Serving to Rudolph the Reindeer | Dr. Oakley, Yukon Vet

published on July 3, 2020

SPEAKER 1: Rudolph the reindeer
needs urgent medical attention

MICHELLE OAKLEY:
OK, OK, Oh, it's me

It's me

OK, woah

Are you OK?
SPEAKER 2: Yeah

SPEAKER 1: But the
young calf is fighting

back like bucking bull

SPEAKER 2: Sorry

MICHELLE OAKLEY: Heads
up, wild reindeer

It's OK

Goodness

SPEAKER 1: Finally,
Rudolph tires out,

and Michelle can inspect
his infected eye

MICHELLE OAKLEY: Oh my
goodness with the blue eye

Sometimes, when they get
a lot of ice and wind,

they will end up with like
a lot of trauma to the eye

And then they'll
get a bluish hew

to the surface of the cornea

He's got a little
David Bowie going on

I mean, he's got this one blue
eye and this other brown one

The surface of the
cornea, which should

be totally clear and smooth, has
some inflammation or infection

going on

And then those cells reflect the
light, and it all looks blue

Right now, I'm trying to look
to see if there's anything

like in the chamber of the eye

We want to make sure that
there's nothing stuck in there,

or it's not alternating

It doesn't look like
there's much in there

I'm having a hard time
seeing what's going on

So what I need to do is actually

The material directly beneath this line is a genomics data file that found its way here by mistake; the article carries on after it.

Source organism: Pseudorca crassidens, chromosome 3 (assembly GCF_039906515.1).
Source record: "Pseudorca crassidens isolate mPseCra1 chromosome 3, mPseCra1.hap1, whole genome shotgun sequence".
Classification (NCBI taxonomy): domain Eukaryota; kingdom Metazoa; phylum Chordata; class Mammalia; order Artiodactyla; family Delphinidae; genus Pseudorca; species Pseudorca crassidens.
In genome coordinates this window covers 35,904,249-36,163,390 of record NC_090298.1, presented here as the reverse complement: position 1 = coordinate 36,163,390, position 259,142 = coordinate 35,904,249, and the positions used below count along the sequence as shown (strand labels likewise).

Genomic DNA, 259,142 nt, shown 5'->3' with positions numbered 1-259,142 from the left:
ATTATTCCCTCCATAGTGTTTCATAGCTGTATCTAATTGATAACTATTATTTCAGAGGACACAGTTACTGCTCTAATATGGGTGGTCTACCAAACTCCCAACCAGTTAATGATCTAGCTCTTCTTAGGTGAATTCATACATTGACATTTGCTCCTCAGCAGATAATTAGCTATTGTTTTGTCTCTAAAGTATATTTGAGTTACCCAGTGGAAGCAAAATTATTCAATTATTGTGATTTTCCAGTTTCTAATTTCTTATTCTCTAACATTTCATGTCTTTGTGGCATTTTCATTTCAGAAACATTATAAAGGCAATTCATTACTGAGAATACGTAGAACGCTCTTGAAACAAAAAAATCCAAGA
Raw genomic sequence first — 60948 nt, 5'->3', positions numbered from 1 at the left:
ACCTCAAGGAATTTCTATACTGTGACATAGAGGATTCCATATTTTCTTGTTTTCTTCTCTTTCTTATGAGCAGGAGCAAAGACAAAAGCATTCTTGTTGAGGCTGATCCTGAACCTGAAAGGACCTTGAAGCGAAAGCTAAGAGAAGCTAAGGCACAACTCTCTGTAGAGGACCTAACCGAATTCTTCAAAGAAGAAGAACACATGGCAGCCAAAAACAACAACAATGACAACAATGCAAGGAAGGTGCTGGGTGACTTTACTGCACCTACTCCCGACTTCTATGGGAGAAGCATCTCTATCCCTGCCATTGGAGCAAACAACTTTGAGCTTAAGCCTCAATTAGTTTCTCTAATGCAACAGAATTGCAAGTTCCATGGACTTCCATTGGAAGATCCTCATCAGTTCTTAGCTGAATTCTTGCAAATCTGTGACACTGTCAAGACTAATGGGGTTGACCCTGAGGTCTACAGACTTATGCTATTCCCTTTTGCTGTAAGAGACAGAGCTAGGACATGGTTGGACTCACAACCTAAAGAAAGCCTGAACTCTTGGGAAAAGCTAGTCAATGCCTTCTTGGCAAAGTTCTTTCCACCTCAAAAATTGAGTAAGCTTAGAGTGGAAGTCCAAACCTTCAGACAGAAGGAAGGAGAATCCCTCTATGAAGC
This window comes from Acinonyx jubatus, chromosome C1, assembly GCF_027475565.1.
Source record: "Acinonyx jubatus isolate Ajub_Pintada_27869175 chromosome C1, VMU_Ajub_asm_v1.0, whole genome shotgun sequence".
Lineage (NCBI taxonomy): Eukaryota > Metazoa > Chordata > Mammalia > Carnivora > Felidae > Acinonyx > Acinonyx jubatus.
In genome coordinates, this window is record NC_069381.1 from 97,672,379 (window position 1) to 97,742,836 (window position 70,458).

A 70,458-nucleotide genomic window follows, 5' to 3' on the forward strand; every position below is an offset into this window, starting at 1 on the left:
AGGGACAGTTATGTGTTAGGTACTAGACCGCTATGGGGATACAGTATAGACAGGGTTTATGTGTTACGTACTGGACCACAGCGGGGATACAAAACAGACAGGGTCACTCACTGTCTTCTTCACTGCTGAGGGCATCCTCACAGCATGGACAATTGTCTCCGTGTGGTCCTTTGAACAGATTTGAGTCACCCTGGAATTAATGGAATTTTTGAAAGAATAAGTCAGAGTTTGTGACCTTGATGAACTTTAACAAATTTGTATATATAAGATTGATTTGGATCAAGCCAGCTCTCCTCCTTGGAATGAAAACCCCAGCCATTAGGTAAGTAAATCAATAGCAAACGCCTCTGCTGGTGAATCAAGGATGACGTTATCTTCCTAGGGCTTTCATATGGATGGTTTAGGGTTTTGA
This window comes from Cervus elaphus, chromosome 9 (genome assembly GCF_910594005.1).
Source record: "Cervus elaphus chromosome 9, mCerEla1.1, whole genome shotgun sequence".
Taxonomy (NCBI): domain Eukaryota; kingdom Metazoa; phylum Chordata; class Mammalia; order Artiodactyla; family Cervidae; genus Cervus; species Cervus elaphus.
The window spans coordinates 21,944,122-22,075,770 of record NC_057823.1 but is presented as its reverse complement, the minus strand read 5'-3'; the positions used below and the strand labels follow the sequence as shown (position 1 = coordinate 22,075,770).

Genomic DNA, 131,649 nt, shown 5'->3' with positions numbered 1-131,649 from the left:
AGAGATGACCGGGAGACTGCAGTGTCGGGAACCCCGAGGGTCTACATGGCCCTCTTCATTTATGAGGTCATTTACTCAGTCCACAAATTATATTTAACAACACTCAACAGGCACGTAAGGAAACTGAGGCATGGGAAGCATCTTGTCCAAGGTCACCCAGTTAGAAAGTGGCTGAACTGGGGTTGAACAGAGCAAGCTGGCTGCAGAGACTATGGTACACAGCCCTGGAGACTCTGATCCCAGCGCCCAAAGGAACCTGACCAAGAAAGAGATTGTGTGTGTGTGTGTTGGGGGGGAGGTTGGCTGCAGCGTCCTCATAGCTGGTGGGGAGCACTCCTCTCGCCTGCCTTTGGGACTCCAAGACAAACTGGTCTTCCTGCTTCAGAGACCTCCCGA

put some stain in there,

and see if there
has been some injury

to the surface of the eye

Oh, creepy eye

I just put some
fluorescein stain in there

And so that will stick
to any kind of defect

in the surface the cornea,
like if there's an ulcer

or something like that

Let's flush all that away

Uh oh

Guess what?

I see stain stuck
where it shouldn't be

SPEAKER 2: Oh dear

MICHELLE OAKLEY:
Oh, baby, darn it

Unfortunately, a bunch of
the stain won't flush away,

and it's stuck right in
the middle of his cornea

So that tells me
that there's actually

a bit of an ulcer starting

SPEAKER 1: A corneal ulcer is a
sore usually caused by dryness,

infection, or trauma

MICHELLE OAKLEY:
So as you can see,

the stain rinsed away from
everywhere except for that one

big honking spot

SPEAKER 1: Left untreated,
it could continue to grow

MICHELLE OAKLEY: That can
perforate into the eyeball

and start a major infection

He can actually lose his eye

It's at least into the
first couple layers

SPEAKER 1: To stop the ulcer
from spreading further,

Michelle will inject antibiotics
straight into his eyelid

MICHELLE OAKLEY:
All right, so I'm

injecting penicillin actually
into the tissues under his eye

And so you can see, that's
a bubble of penicillin

And that's going to leak out
over the next two or three

days

OK, OK, we can let
him up actually

And that seems to work wonders

SPEAKER 1: It may take up to
two weeks for Rudolph's eye

to heal completely

In the meantime, to
defend himself in the pen,

his antlers need attention

MICHELLE OAKLEY: The other
issue is this antler

SPEAKER 2: Yeah, he kept
getting stuck on the fence

MICHELLE OAKLEY: Oh, OK

SPEAKER 2: So that's
why we cut the antlers,

because he would reach through
and then couldn't get back out

MICHELLE OAKLEY: Oh, OK

When he was stuck, he may have
damaged the base of his antler

And when you get a crack in
an antler that's growing,

bacteria can get in there,
and then it gets an infection

SPEAKER 2: Other reindeer
owners have found,

what has pus leaking
really at the–

MICHELLE OAKLEY: The base

SPEAKER 2: –really below the
base, it has gone to the brain

MICHELLE OAKLEY: Right,